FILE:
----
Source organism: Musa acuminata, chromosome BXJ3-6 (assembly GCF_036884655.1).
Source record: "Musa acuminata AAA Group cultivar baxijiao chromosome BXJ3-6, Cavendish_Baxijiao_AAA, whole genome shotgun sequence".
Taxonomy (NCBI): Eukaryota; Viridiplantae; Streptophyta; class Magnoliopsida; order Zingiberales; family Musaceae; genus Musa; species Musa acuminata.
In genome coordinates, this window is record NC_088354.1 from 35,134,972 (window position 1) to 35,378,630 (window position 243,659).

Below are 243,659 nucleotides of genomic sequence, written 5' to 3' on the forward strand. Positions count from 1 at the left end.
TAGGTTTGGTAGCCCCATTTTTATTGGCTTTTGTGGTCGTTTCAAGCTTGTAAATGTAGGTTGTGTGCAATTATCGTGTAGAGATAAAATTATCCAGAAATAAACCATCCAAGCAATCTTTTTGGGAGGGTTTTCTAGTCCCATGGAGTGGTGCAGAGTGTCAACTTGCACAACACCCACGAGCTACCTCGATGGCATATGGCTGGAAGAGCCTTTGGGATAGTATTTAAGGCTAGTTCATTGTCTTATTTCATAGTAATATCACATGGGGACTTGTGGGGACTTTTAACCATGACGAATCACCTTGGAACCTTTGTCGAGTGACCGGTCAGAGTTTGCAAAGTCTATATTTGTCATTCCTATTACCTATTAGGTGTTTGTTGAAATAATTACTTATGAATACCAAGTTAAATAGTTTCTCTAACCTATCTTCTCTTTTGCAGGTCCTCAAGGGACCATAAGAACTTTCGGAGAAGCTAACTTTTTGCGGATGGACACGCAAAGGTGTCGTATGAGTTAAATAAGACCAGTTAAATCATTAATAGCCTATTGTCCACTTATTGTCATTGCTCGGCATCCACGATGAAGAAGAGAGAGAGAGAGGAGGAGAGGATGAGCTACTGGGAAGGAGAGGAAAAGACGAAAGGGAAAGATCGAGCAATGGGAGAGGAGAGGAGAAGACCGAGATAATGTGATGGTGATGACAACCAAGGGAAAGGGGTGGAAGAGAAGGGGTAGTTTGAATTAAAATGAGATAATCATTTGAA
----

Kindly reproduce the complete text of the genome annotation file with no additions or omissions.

Source organism: Musa acuminata, chromosome BXJ3-6 (assembly GCF_036884655.1).
Source record: "Musa acuminata AAA Group cultivar baxijiao chromosome BXJ3-6, Cavendish_Baxijiao_AAA, whole genome shotgun sequence".
Taxonomy (NCBI): Eukaryota; Viridiplantae; Streptophyta; class Magnoliopsida; order Zingiberales; family Musaceae; genus Musa; species Musa acuminata.
In genome coordinates, this window is record NC_088354.1 from 35,134,972 (window position 1) to 35,378,630 (window position 243,659).

Below are 243,659 nucleotides of genomic sequence, written 5' to 3' on the forward strand. Positions count from 1 at the left end.
TAGGTTTGGTAGCCCCATTTTTATTGGCTTTTGTGGTCGTTTCAAGCTTGTAAATGTAGGTTGTGTGCAATTATCGTGTAGAGATAAAATTATCCAGAAATAAACCATCCAAGCAATCTTTTTGGGAGGGTTTTCTAGTCCCATGGAGTGGTGCAGAGTGTCAACTTGCACAACACCCACGAGCTACCTCGATGGCATATGGCTGGAAGAGCCTTTGGGATAGTATTTAAGGCTAGTTCATTGTCTTATTTCATAGTAATATCACATGGGGACTTGTGGGGACTTTTAACCATGACGAATCACCTTGGAACCTTTGTCGAGTGACCGGTCAGAGTTTGCAAAGTCTATATTTGTCATTCCTATTACCTATTAGGTGTTTGTTGAAATAATTACTTATGAATACCAAGTTAAATAGTTTCTCTAACCTATCTTCTCTTTTGCAGGTCCTCAAGGGACCATAAGAACTTTCGGAGAAGCTAACTTTTTGCGGATGGACACGCAAAGGTGTCGTATGAGTTAAATAAGACCAGTTAAATCATTAATAGCCTATTGTCCACTTATTGTCATTGCTCGGCATCCACGATGAAGAAGAGAGAGAGAGAGGAGGAGAGGATGAGCTACTGGGAAGGAGAGGAAAAGACGAAAGGGAAAGATCGAGCAATGGGAGAGGAGAGGAGAAGACCGAGATAATGTGATGGTGATGACAACCAAGGGAAAGGGGTGGAAGAGAAGGGGTAGTTTGAATTAAAATGAGATAATCATTTGAA